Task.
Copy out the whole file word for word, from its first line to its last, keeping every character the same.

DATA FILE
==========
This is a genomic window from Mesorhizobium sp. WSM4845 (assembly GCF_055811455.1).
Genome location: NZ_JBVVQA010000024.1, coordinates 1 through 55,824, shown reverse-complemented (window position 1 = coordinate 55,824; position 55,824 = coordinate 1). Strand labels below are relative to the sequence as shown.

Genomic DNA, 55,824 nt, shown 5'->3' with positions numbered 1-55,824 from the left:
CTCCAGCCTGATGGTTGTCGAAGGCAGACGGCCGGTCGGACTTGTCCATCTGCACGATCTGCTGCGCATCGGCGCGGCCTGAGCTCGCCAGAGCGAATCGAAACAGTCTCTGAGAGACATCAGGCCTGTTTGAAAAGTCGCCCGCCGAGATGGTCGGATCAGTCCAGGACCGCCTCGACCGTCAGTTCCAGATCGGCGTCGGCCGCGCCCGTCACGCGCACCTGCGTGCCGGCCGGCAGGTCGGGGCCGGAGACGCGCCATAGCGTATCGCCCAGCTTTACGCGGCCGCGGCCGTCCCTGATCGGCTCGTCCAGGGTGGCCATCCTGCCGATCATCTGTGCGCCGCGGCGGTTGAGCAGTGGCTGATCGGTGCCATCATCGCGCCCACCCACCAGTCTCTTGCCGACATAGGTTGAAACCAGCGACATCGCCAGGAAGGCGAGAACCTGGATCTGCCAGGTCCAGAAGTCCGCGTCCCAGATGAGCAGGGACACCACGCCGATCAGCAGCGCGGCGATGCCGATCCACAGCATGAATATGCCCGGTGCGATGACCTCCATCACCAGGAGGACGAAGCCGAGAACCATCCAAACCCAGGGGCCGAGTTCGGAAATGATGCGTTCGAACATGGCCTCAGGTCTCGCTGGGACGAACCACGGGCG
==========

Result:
This is a genomic window from Mesorhizobium sp. WSM4845 (assembly GCF_055811455.1).
Genome location: NZ_JBVVQA010000024.1, coordinates 1 through 55,824, shown reverse-complemented (window position 1 = coordinate 55,824; position 55,824 = coordinate 1). Strand labels below are relative to the sequence as shown.

Genomic DNA, 55,824 nt, shown 5'->3' with positions numbered 1-55,824 from the left:
CTCCAGCCTGATGGTTGTCGAAGGCAGACGGCCGGTCGGACTTGTCCATCTGCACGATCTGCTGCGCATCGGCGCGGCCTGAGCTCGCCAGAGCGAATCGAAACAGTCTCTGAGAGACATCAGGCCTGTTTGAAAAGTCGCCCGCCGAGATGGTCGGATCAGTCCAGGACCGCCTCGACCGTCAGTTCCAGATCGGCGTCGGCCGCGCCCGTCACGCGCACCTGCGTGCCGGCCGGCAGGTCGGGGCCGGAGACGCGCCATAGCGTATCGCCCAGCTTTACGCGGCCGCGGCCGTCCCTGATCGGCTCGTCCAGGGTGGCCATCCTGCCGATCATCTGTGCGCCGCGGCGGTTGAGCAGTGGCTGATCGGTGCCATCATCGCGCCCACCCACCAGTCTCTTGCCGACATAGGTTGAAACCAGCGACATCGCCAGGAAGGCGAGAACCTGGATCTGCCAGGTCCAGAAGTCCGCGTCCCAGATGAGCAGGGACACCACGCCGATCAGCAGCGCGGCGATGCCGATCCACAGCATGAATATGCCCGGTGCGATGACCTCCATCACCAGGAGGACGAAGCCGAGAACCATCCAAACCCAGGGGCCGAGTTCGGAAATGATGCGTTCGAACATGGCCTCAGGTCTCGCTGGGACGAACCACGGGCG